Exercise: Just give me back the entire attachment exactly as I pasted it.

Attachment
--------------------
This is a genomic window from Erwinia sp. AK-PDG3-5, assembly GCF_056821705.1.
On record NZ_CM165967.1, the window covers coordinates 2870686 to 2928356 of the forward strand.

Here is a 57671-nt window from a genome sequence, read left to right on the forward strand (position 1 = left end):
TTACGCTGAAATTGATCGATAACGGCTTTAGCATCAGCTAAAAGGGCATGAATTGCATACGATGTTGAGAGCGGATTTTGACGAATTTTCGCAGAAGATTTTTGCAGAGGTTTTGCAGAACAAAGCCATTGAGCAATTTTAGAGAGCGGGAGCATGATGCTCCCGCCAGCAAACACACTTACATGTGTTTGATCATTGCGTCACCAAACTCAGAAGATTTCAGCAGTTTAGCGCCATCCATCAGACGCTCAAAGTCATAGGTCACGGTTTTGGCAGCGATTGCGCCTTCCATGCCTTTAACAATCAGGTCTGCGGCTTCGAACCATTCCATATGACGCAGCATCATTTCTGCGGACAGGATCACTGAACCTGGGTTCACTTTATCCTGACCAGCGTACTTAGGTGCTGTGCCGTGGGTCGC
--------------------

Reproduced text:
This is a genomic window from Erwinia sp. AK-PDG3-5, assembly GCF_056821705.1.
On record NZ_CM165967.1, the window covers coordinates 2870686 to 2928356 of the forward strand.

Here is a 57671-nt window from a genome sequence, read left to right on the forward strand (position 1 = left end):
TTACGCTGAAATTGATCGATAACGGCTTTAGCATCAGCTAAAAGGGCATGAATTGCATACGATGTTGAGAGCGGATTTTGACGAATTTTCGCAGAAGATTTTTGCAGAGGTTTTGCAGAACAAAGCCATTGAGCAATTTTAGAGAGCGGGAGCATGATGCTCCCGCCAGCAAACACACTTACATGTGTTTGATCATTGCGTCACCAAACTCAGAAGATTTCAGCAGTTTAGCGCCATCCATCAGACGCTCAAAGTCATAGGTCACGGTTTTGGCAGCGATTGCGCCTTCCATGCCTTTAACAATCAGGTCTGCGGCTTCGAACCATTCCATATGACGCAGCATCATTTCTGCGGACAGGATCACTGAACCTGGGTTCACTTTATCCTGACCAGCGTACTTAGGTGCTGTGCCGTGGGTCGC